darksilenceinsuburbia:

Michael Shapcott

1. Rowan

2. The Wild Unknown

3. Una

cute-pubes:

runningmermaids:

slayboybunny:

so i was getting a bunch of gross asks in my inbox and i didnt know why and then one of my sweeter followers sent me a link to this fuckery so i thought i’d share. here’s the thing: this is not an isolated event. i get shit like this all the time. at least once a month someone directs me to some kind of thread where i am public discourse, always exploitative discussions regarding me and my body, and usually something to do with feminism. and this is the reality of many women online, fat women especially. whether im being disgustingly sexualized or mindlessly hated, i cant seem to win. all because i have the audacity to visibly exist on an online platform. 

this is a post to clarify, since so many of you seemed to have forgotten: i am a person. i’m not a topic, i’m not an erotic fabrification, my body is not your forum. my existence isn’t meant to get you off and it isn’t meant for you to express your shitty bigoted opinions. who i am, how i look, what i do has nothing to do with you. i exist for myself and myself alone. i have interests, hobbies, passions, heart breaks, and triumphs. when i am dissected in this manner, with no regards to me as a person, without acknowledging that this is a breathing, living human being you are speaking about, it is hateful ignorance. it is an act of violent disrespect and blatant objectification. it is perpetuating the complete disregard for women’s bodies and their right to autonomy. 

i am a person and i will be treated as such. i am not tolerating this or any hatespeech directed my way. i refuse to be reduced in this manner. i will continue to be the fabulous, vibrant woman of integrity i am and will do all that i can to stop anyone who decides this is an appropriate way to treat a human being. furthermore, im not blocking any names because if you feel comfortable enough to publicly speak so hatefully about someone, you can certainly reap what you sow. i hope you feel uncomfortable when the spotlight shines and there is visibility for your shitty actions.

so here’s my request: STOP engaging in this type of behavior. CALL OUT those who do. protect and, more importantly, respect women online and off. thanks for reading and have a nice day!

oh my god i want to puke. so much misogyny, slut-shaming, body-shaming, racism and even a some pedophilia at once. i really can’t believe this is real.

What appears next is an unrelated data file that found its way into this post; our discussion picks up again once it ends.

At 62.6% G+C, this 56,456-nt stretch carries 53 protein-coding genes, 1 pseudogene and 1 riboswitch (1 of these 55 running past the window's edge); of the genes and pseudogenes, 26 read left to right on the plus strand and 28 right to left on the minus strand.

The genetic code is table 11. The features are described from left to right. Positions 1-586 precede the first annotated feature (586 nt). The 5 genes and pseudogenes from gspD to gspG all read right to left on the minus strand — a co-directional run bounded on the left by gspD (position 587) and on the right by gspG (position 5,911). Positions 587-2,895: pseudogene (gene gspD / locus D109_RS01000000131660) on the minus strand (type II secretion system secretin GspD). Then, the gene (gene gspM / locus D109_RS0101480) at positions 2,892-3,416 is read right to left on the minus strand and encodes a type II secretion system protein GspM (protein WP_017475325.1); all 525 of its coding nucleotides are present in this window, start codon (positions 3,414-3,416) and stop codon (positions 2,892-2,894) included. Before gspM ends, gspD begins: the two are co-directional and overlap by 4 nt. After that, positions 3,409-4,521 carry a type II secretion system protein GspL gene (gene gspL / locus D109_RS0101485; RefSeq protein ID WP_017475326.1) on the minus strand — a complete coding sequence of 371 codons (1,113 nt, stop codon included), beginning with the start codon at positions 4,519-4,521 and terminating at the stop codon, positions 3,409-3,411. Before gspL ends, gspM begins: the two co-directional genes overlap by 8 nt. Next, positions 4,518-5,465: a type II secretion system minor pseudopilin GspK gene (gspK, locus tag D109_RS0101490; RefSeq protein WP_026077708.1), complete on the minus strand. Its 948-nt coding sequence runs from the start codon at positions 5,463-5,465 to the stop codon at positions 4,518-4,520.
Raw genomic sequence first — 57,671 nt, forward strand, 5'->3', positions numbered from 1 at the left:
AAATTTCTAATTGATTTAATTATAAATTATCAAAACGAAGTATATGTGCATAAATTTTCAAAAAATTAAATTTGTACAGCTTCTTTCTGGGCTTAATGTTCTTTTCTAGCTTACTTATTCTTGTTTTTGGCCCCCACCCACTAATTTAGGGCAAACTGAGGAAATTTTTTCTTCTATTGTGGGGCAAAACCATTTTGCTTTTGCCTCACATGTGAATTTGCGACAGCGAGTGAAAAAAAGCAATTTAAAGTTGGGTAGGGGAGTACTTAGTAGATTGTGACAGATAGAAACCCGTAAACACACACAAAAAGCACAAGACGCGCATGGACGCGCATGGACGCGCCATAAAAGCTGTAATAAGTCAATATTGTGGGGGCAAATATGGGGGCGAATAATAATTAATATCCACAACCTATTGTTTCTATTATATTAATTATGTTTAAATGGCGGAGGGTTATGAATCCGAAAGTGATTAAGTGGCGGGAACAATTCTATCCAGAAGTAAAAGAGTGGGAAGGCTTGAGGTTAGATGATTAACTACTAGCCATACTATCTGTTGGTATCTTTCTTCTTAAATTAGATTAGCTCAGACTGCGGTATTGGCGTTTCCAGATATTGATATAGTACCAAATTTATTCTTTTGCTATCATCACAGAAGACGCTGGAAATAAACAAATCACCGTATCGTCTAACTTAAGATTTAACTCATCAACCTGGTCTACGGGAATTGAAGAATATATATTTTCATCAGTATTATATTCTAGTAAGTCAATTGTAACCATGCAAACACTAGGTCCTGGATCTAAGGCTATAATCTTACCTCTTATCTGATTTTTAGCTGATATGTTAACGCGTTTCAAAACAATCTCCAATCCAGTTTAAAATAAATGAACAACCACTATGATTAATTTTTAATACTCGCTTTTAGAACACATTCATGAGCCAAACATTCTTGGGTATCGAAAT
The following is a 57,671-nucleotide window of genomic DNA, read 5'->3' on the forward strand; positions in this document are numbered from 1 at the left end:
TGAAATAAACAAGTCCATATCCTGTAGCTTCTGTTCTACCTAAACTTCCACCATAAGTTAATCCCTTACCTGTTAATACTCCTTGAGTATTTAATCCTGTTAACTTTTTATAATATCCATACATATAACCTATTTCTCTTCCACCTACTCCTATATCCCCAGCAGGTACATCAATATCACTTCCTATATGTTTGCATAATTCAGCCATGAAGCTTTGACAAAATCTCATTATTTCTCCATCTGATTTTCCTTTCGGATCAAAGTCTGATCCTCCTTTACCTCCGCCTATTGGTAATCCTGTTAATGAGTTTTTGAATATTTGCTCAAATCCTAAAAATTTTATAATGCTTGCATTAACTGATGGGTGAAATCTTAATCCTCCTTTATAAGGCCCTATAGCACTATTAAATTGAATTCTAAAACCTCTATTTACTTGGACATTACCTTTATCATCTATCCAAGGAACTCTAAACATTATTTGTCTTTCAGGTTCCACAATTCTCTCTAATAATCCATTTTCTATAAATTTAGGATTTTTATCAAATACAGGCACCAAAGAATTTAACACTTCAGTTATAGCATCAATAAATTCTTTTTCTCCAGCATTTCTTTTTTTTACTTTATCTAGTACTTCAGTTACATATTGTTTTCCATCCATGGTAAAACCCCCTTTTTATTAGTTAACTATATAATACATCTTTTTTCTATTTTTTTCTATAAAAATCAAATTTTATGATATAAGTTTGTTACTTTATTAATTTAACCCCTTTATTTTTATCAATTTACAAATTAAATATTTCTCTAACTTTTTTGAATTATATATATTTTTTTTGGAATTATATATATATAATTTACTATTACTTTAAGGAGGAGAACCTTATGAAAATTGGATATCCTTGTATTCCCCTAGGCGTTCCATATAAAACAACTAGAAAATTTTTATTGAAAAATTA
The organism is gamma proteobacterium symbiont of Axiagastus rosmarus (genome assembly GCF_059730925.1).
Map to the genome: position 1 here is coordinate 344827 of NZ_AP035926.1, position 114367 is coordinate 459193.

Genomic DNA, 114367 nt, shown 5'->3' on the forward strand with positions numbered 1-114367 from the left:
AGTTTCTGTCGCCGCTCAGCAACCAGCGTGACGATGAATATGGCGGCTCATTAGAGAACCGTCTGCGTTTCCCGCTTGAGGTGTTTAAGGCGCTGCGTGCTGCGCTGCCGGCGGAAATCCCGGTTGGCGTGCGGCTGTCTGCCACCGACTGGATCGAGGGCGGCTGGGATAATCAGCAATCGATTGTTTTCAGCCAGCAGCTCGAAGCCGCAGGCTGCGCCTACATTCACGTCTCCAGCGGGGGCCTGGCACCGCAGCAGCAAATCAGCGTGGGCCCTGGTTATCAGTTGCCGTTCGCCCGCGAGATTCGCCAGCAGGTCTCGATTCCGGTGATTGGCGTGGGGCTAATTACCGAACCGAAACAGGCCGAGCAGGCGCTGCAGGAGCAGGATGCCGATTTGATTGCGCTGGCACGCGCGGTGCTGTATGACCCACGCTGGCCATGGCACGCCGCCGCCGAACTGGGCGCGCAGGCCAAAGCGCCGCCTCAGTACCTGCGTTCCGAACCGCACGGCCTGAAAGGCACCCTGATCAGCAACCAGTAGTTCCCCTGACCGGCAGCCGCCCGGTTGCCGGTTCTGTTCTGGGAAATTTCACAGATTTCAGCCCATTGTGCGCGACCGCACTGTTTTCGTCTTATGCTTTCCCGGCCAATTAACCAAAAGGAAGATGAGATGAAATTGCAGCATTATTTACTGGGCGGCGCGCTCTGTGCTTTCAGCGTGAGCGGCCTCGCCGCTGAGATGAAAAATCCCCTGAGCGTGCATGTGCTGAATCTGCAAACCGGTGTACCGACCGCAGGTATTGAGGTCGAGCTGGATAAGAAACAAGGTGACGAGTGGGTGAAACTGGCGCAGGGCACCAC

the pedophilia on top of it all. 10/10 hate men.

(via unlikeableprotagonist)

hollowfieddespair:

They called it the Nintendo 3DS because they made me buy it 3 times.

(via unknowingsanity)

barack-not-obama:

badgalfaashion:

underplay:

progressmarchon:

I’m sorry but I WILL FOREVER REBLOG THIS. I’m not sorry. This is amazing. 

fucking insane. mad respect

what the hell , I cant even draw a tree.

What if he screws up drawing the other eye

(Source: gaksdesigns, via kaoruwashio)

When you are 13 years old,
the heat will be turned up too high
and the stars will not be in your favor.
You will hide behind a bookcase
with your family and everything left behind.
You will pour an ocean into a diary.
When they find you, you will be nothing
but a spark above a burning bush,
still, tell them
Despite everything, I really believe people are good at heart.

When you are 14,
a voice will call you to greatness.
When the doubters call you crazy, do not listen.
They don’t know the sound
of their own God’s whisper. Use your armor,
use your sword, use your two good hands.
Do not let their doubting
drown out the sound of your own heartbeat.
You are the Maid of Untamed Patriotism.
Born to lead armies into victory and unite a nation
like a broken heart.

When you are 15, you will be punished
for learning too proudly. A man
will climb onto your school bus and insist
your sisters name you enemy.
When you do not hide,
he will point his gun at your temple
and fire three times. Three years later,
in an ocean of words, with no apologies,
you will stand before the leaders of the world
and tell them your country is burning.

When you are 16 years old,
you will invent science fiction.
The story of a man named Frankenstein
and his creation. Soon after you will learn
that little girls with big ideas are more terrifying
than monsters, but don’t worry.
You will be remembered long after
they have put down their torches.

When you are 17 years old,
you will strike out Babe Ruth and Lou Gehrig
one right after the other.
Men will be afraid of the lightening
in your fingertips. A few days later
you will be fired from the major leagues
because “Girls are too delicate to play baseball”

You will turn 18 with a baby on your back
leading Lewis and Clark
across North America.

You will turn 18 
and become queen of the Nile.

You will turn 18 
and bring justice to journalism.

You are now 18, standing on the precipice,
trembling before your own greatness.

This is your call to leap.

There will always being those
who say you are too young and delicate
to make anything happen for yourself.
They don’t see the part of you that smolders.
Don’t let their doubting drown out the sound
of your own heartbeat.

You are the first drop of a hurricane.
Your bravery builds beyond you. You are needed
by all the little girls still living in secret,
writing oceans made of monsters and
throwing like lightening.

You don’t need to grow up to find greatness.
You are stronger than the world has ever believed you to be.
The world laid out before you to set on fire.